Sunday, October 15, 2017

Can reader turn lost vacation into charitable deduction?

The reports of the effects of Hurricane Maria hitting Puerto Rico were devastating. Electricity lost. Homes destroyed and streets flooded. Deaths reported. In a season of horrendous natural disasters, Puerto Rico got hit especially hard.

While services are being restored to Puerto Rico and relief is finding its way to its residents, a reader from New England writes that she is at once devastated to hear the news and torn about the plans she had made for a winter trip there this coming January.

Back in the summer, S.N. had booked a condo through a vacation by owner rental site. The idea of another frigid winter in New England made her long to take a break someplace warm. She'd hoped to visit Puerto Rico for many years and this was to be the winter she would do it.

But then the storm hit. By the time October rolled around, she assumed that the chances that the island would be ready for visitors would be slim. She'd already paid for the week at the condo, but she was well within the time allowed to cancel her reservation and receive a full refund.

The problem, S.N. found, was that after contacting the vacation by rental site and being told she needed to get the owner of the condo to return the money, she couldn't get a response from the owner.

"I figured he was without phone or internet," she writes. While she feels for what he and others are going through, she still would like to cancel, receive a refund and rebook for another time.

She writes that she plans to pursue getting a refund, but she writes to ask if it would be inappropriate to take a charitable deduction from her taxes if she never hears from the condo owner and doesn't receive her money back. "If I don't get the money back, I figure he can use it for whatever restorative work he might need to do," she writes.

While it might seem callous to pose such a question, it's a fair one for S.N. to ask since she'd saved for the trip for some time and if she can't get her money back, she would at least like to know if it could be considered a donation to the relief effort in Puerto Rico.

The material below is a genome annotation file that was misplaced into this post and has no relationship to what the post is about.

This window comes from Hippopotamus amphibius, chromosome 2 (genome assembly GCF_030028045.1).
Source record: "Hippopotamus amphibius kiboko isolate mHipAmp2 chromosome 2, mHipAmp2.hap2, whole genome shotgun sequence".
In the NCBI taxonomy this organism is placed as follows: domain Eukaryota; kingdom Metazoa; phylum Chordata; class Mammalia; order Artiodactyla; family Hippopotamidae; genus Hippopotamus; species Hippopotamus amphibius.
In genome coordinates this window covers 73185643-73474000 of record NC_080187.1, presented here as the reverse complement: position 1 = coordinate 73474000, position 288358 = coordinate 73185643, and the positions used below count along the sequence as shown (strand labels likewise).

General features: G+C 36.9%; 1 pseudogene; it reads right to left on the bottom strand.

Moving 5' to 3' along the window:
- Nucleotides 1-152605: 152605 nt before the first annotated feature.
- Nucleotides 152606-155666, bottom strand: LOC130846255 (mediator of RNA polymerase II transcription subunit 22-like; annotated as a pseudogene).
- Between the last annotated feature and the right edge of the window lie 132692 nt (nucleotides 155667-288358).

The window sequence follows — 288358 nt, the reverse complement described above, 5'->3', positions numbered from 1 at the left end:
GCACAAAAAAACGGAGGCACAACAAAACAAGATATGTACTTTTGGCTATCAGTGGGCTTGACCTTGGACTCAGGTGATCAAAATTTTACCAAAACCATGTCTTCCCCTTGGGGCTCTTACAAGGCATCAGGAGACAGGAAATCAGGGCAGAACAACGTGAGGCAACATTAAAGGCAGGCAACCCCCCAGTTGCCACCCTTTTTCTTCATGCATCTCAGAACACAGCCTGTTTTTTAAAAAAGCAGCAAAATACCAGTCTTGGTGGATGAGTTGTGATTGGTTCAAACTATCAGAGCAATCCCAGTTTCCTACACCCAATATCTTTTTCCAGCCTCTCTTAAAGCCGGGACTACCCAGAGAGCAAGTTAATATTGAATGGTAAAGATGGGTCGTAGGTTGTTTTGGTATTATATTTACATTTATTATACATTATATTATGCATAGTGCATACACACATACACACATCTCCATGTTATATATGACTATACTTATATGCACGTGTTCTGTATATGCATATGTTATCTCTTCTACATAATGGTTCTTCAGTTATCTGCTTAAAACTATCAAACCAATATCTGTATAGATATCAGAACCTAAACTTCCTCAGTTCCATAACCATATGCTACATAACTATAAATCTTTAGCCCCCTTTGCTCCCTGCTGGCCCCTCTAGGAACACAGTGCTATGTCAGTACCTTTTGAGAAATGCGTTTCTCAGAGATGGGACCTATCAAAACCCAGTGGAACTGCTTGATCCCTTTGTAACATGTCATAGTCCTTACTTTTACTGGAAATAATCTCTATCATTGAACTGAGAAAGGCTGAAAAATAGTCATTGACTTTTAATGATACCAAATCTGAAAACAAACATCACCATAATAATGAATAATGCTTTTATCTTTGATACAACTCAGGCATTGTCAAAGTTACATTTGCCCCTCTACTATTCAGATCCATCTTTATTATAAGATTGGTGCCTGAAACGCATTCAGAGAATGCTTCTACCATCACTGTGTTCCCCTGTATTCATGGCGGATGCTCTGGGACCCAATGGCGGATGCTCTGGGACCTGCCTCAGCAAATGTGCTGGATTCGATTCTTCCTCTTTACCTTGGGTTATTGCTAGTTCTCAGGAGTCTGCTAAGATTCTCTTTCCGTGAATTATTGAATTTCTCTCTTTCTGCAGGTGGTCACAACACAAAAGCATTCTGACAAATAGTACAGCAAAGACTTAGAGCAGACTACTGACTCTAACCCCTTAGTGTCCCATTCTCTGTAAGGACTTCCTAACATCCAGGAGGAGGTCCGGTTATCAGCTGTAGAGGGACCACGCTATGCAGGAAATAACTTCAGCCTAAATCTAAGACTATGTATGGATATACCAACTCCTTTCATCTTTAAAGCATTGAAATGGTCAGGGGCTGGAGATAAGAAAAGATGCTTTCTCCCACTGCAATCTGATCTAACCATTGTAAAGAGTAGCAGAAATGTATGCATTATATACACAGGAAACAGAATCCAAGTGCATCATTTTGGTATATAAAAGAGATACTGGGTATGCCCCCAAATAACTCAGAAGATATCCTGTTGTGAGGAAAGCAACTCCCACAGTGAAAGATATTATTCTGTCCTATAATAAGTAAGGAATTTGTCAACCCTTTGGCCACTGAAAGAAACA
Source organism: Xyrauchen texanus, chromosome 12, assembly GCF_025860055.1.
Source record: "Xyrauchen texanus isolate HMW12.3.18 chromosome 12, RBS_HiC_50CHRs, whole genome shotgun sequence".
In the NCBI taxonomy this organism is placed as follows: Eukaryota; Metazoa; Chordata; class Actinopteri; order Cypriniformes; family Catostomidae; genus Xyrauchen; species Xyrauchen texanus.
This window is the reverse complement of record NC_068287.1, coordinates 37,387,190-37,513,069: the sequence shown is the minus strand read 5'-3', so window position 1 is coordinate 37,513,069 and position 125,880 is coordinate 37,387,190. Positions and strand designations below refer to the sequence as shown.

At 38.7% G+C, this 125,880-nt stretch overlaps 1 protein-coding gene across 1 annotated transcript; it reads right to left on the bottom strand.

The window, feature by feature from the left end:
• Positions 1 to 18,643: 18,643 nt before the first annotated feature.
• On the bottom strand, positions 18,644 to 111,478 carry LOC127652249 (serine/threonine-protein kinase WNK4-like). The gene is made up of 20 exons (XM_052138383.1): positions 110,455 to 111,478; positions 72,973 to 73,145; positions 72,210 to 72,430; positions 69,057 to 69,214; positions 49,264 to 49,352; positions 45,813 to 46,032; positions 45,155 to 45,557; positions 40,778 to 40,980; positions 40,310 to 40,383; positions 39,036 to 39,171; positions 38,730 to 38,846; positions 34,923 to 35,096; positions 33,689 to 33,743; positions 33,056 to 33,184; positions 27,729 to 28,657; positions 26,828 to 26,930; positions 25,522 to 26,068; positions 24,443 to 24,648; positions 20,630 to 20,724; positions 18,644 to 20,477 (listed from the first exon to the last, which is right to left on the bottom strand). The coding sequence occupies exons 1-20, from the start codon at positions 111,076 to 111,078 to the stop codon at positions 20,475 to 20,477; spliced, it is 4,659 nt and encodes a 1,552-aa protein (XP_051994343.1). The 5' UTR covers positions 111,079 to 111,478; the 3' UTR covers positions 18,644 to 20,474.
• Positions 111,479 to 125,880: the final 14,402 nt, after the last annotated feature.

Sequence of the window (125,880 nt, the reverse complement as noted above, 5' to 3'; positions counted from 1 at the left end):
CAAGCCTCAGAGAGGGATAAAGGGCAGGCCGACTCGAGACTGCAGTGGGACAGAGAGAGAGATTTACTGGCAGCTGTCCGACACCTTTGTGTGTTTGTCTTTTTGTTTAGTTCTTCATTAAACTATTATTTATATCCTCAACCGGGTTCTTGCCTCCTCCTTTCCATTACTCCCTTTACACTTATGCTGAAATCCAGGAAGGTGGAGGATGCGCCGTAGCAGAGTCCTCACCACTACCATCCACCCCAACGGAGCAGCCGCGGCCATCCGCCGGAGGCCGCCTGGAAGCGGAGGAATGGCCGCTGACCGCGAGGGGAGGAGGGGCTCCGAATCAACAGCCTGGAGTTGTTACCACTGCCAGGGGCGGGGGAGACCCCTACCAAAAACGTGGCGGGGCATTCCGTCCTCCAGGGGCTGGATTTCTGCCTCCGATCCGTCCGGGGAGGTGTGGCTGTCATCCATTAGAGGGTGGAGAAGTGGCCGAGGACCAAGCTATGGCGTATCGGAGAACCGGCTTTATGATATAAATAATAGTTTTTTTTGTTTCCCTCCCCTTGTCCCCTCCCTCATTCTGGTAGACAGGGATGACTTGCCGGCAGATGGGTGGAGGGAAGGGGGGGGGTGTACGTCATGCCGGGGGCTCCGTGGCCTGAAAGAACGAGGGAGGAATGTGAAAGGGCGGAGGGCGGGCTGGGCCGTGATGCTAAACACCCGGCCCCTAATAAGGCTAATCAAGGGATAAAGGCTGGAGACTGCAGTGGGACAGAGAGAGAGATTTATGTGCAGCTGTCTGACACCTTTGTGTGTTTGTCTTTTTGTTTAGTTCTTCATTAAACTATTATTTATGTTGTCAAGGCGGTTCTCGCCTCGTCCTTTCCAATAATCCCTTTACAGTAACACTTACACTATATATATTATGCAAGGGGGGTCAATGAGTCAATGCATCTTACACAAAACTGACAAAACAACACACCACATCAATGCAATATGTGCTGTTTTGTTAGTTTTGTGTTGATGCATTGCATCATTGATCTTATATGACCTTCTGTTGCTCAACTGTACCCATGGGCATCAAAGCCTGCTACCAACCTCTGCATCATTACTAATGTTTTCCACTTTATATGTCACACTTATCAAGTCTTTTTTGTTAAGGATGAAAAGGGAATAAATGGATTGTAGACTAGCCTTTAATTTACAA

I am not a tax expert, but I posed the question of whether S.N. could take a charitable deduction to a good friend who is. "Unfortunately, not," she said. "In order to take a charitable deduction, the gift needs to be made to a qualified 501(c)3 organization." The owner of the condo in Puerto Rico is not a 501(c)3 organization, so no deduction.

The right thing for S.N. to do is to continue to try to receive a refund if she wants one. And the right thing for her to do if she wants to help with the relief efforts in Puerto Rico is to give directly to a charity working on those efforts. offers a guide to a number of reputable charities. Consumer Reports has reported that organizations including Save the Children, Direct Relief, Hispanic Federation and World Vision have people on the ground there. If other readers care to help, now is a good time to do so. 

Jeffrey L. Seglin, author of The Simple Art of Business Etiquette: How to Rise to the Top by Playing Nice, is a senior lecturer in public policy and director of the communications program at Harvard's Kennedy School. He is also the administrator of, a blog focused on ethical issues. 

Do you have ethical questions that you need answered? Send them to 

Follow him on Twitter: @jseglin 


1 comment:

Azalea Annie said...

S.N. is naive about what constitutes a donation to a charity - or just desperately trying to find a way to recoup at least a part of the money she paid for the vacation rental by getting a tax deduction if she can't get a refund.

But S. N. should lay the groundwork for pursuing a claim against the owner of the property and the rental agency. She should write to both parties, making it clear that when conditions in Puerto Rico return to normal -and they will-, she expects a full refund of the money or a future week in the same or a comparable condominium. She should keep copies of both letters. She should send the letters by certified or registered mail, RRR, and keep the receipts for pursuit of reimbursement in cash or in comparable lodging. She should also follow up periodically by phone and mail.